What is depression?
Depression is a serious mood condition. It can cause a person to experience feelings of hopelessness, fear, and anxiety that last beyond a few weeks.
Depression is one of the most common types of mental disorders. But people are often afraid to admit that they struggle with it and the related feelings. However, there are many celebrities who have been open about their depression, and how it didn’t match with their public personas.
Jim Carrey is known as a funny man with an endlessly elastic face, but this star of hits such as “Ace Ventura: Pet Detective,” “The Mask,” and “Liar, Liar” has openly discussed his struggles with depression. In 2004, Carrey began to share details of his battle with depression, telling a CBS interviewer that he discovered his sense of humor out of a place of sadness: “I had a sick mom, man. I wanted to make her feel better.”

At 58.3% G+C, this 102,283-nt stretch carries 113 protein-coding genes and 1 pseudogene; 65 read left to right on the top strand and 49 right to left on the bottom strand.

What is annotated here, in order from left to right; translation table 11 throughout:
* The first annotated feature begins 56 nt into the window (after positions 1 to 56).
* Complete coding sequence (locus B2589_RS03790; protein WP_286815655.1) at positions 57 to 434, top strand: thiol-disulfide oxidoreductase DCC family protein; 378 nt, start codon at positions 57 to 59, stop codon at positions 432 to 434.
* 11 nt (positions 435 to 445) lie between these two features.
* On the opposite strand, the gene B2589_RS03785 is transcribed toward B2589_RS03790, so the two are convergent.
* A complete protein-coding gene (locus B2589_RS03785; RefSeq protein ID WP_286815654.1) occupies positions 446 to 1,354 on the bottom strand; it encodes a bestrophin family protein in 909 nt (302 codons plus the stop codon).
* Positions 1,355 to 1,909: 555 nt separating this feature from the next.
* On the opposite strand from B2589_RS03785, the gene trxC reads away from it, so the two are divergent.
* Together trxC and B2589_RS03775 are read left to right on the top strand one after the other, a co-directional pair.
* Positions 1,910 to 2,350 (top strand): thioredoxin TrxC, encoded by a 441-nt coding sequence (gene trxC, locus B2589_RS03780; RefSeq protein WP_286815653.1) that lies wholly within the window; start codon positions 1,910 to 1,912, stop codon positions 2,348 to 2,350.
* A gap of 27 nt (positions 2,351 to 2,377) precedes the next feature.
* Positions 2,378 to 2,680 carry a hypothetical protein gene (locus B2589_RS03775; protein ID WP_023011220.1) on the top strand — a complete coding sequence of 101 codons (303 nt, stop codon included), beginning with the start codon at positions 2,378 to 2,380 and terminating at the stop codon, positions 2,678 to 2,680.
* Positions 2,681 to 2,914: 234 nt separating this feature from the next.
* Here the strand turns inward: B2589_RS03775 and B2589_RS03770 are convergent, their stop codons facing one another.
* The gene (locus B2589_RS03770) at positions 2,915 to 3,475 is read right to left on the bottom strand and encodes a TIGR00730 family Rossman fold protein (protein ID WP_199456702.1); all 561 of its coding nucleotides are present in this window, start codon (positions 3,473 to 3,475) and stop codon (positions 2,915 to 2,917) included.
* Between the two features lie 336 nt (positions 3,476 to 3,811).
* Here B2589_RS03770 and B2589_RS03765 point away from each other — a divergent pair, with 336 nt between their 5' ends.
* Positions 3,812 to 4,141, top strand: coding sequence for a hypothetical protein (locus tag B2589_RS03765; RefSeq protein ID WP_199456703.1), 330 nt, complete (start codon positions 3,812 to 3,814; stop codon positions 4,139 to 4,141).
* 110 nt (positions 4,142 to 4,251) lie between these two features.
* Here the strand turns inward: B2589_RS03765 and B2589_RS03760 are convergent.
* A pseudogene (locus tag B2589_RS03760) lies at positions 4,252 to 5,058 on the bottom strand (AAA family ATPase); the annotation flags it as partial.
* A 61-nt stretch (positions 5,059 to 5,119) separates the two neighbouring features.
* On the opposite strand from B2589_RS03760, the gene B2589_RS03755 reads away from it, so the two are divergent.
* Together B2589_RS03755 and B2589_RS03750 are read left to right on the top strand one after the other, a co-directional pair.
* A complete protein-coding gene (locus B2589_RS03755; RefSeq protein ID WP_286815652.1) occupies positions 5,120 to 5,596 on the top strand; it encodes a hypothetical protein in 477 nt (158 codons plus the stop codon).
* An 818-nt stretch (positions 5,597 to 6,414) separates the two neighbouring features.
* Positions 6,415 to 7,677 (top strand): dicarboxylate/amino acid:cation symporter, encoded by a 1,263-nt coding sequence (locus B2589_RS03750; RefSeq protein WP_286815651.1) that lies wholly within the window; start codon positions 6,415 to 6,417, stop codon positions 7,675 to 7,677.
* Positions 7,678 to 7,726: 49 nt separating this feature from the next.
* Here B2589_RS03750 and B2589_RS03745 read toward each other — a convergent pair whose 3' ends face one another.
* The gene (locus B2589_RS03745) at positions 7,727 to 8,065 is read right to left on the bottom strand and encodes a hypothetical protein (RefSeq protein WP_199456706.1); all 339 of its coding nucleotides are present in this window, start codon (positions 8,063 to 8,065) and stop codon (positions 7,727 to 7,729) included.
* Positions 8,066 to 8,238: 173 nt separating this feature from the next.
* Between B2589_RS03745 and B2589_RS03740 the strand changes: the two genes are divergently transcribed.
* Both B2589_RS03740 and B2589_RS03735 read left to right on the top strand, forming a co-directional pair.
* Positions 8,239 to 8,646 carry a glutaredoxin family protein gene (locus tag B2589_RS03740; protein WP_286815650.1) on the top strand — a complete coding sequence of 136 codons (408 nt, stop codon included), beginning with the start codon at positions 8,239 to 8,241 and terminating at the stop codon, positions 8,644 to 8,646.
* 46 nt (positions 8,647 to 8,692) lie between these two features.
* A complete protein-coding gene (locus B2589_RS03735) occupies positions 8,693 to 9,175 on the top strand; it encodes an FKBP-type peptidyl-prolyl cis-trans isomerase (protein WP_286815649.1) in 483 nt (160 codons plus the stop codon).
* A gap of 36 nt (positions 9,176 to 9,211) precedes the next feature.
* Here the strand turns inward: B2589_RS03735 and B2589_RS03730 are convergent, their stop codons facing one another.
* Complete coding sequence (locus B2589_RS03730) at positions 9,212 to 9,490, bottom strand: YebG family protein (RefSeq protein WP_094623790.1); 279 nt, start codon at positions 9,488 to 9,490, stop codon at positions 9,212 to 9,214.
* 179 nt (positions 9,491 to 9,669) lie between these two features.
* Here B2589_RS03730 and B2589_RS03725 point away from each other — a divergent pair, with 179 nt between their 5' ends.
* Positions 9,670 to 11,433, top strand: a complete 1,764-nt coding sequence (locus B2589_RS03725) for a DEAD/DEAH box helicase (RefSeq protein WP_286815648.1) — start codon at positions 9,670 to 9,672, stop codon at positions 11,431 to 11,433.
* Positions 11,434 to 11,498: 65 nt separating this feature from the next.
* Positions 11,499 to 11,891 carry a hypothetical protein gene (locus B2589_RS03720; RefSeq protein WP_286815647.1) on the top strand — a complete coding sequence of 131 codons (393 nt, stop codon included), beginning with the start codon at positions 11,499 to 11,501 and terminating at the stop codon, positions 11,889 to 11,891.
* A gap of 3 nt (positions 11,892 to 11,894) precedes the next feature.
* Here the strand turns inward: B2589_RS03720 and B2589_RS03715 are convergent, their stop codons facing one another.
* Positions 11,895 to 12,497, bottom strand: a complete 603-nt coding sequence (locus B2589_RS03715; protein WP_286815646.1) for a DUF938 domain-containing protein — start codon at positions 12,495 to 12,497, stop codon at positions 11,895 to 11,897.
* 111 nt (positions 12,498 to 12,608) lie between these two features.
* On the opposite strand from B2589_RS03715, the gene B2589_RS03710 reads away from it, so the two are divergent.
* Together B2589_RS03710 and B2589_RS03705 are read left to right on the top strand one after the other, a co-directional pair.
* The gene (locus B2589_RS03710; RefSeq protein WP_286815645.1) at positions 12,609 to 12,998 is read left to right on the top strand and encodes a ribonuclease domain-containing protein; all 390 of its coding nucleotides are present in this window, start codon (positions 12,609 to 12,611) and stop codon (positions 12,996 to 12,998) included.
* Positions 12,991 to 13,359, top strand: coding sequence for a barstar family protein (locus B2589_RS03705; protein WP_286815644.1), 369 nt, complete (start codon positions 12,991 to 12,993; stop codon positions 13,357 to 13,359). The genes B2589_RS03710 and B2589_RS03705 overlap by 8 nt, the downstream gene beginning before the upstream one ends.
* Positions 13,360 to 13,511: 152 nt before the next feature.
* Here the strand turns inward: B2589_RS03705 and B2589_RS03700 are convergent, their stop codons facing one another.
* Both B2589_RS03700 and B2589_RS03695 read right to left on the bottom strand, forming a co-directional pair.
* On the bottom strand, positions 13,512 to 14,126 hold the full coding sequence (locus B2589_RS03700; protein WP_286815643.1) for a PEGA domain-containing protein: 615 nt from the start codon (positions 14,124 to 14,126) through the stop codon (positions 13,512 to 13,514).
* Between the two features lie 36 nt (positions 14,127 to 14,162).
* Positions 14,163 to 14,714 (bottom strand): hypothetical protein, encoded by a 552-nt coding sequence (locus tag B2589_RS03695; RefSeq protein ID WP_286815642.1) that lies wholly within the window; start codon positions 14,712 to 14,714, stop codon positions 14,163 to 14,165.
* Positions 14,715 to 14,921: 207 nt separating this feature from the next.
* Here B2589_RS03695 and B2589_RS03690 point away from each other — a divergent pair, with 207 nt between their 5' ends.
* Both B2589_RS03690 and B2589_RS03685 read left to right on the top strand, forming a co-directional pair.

Although J.K. Rowling, author of the Harry Potter book series, is one of the most famous and successful authors in the world, she has experienced significant struggles. In her 20s, she was a newly single mom and struggling writer. Rowling has spoken about these dark times, and even acknowledged that she had thoughts of suicide.
Rowling sought treatment in the form of cognitive behavioral therapy. This therapy involves helping a person identify thoughts that may be harmful and making behavioral changes that support a better state of mental health.